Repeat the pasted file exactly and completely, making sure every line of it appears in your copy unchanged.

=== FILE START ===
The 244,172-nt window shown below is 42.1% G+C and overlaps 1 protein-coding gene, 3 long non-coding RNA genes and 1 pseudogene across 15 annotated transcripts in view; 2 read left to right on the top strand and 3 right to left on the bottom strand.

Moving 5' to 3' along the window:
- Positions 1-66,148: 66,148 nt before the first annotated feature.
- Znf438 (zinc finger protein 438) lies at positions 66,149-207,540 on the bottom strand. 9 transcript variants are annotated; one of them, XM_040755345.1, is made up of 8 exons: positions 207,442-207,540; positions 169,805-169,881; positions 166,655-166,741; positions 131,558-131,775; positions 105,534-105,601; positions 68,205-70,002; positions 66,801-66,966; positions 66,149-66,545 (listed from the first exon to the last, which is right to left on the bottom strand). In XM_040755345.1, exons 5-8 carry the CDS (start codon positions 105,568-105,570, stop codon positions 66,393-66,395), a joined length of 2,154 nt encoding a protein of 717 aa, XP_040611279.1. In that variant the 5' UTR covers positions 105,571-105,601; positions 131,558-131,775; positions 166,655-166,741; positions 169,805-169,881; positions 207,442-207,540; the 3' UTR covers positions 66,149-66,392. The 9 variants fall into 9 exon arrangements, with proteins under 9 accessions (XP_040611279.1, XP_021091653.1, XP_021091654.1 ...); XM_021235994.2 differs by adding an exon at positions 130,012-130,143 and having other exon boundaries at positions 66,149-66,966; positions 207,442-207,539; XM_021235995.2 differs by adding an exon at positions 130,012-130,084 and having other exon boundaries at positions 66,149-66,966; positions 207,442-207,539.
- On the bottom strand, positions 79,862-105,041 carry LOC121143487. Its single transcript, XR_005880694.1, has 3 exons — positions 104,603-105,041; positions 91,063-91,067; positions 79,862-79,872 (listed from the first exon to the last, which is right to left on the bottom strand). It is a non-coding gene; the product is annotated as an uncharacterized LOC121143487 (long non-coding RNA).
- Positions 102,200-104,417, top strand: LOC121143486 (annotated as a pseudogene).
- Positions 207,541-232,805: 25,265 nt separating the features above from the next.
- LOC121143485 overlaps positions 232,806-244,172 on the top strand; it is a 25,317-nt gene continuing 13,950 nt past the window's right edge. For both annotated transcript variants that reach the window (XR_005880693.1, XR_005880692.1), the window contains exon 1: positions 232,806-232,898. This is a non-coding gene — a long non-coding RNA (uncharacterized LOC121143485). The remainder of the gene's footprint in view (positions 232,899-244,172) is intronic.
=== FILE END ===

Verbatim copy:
The 244,172-nt window shown below is 42.1% G+C and overlaps 1 protein-coding gene, 3 long non-coding RNA genes and 1 pseudogene across 15 annotated transcripts in view; 2 read left to right on the top strand and 3 right to left on the bottom strand.

Moving 5' to 3' along the window:
- Positions 1-66,148: 66,148 nt before the first annotated feature.
- Znf438 (zinc finger protein 438) lies at positions 66,149-207,540 on the bottom strand. 9 transcript variants are annotated; one of them, XM_040755345.1, is made up of 8 exons: positions 207,442-207,540; positions 169,805-169,881; positions 166,655-166,741; positions 131,558-131,775; positions 105,534-105,601; positions 68,205-70,002; positions 66,801-66,966; positions 66,149-66,545 (listed from the first exon to the last, which is right to left on the bottom strand). In XM_040755345.1, exons 5-8 carry the CDS (start codon positions 105,568-105,570, stop codon positions 66,393-66,395), a joined length of 2,154 nt encoding a protein of 717 aa, XP_040611279.1. In that variant the 5' UTR covers positions 105,571-105,601; positions 131,558-131,775; positions 166,655-166,741; positions 169,805-169,881; positions 207,442-207,540; the 3' UTR covers positions 66,149-66,392. The 9 variants fall into 9 exon arrangements, with proteins under 9 accessions (XP_040611279.1, XP_021091653.1, XP_021091654.1 ...); XM_021235994.2 differs by adding an exon at positions 130,012-130,143 and having other exon boundaries at positions 66,149-66,966; positions 207,442-207,539; XM_021235995.2 differs by adding an exon at positions 130,012-130,084 and having other exon boundaries at positions 66,149-66,966; positions 207,442-207,539.
- On the bottom strand, positions 79,862-105,041 carry LOC121143487. Its single transcript, XR_005880694.1, has 3 exons — positions 104,603-105,041; positions 91,063-91,067; positions 79,862-79,872 (listed from the first exon to the last, which is right to left on the bottom strand). It is a non-coding gene; the product is annotated as an uncharacterized LOC121143487 (long non-coding RNA).
- Positions 102,200-104,417, top strand: LOC121143486 (annotated as a pseudogene).
- Positions 207,541-232,805: 25,265 nt separating the features above from the next.
- LOC121143485 overlaps positions 232,806-244,172 on the top strand; it is a 25,317-nt gene continuing 13,950 nt past the window's right edge. For both annotated transcript variants that reach the window (XR_005880693.1, XR_005880692.1), the window contains exon 1: positions 232,806-232,898. This is a non-coding gene — a long non-coding RNA (uncharacterized LOC121143485). The remainder of the gene's footprint in view (positions 232,899-244,172) is intronic.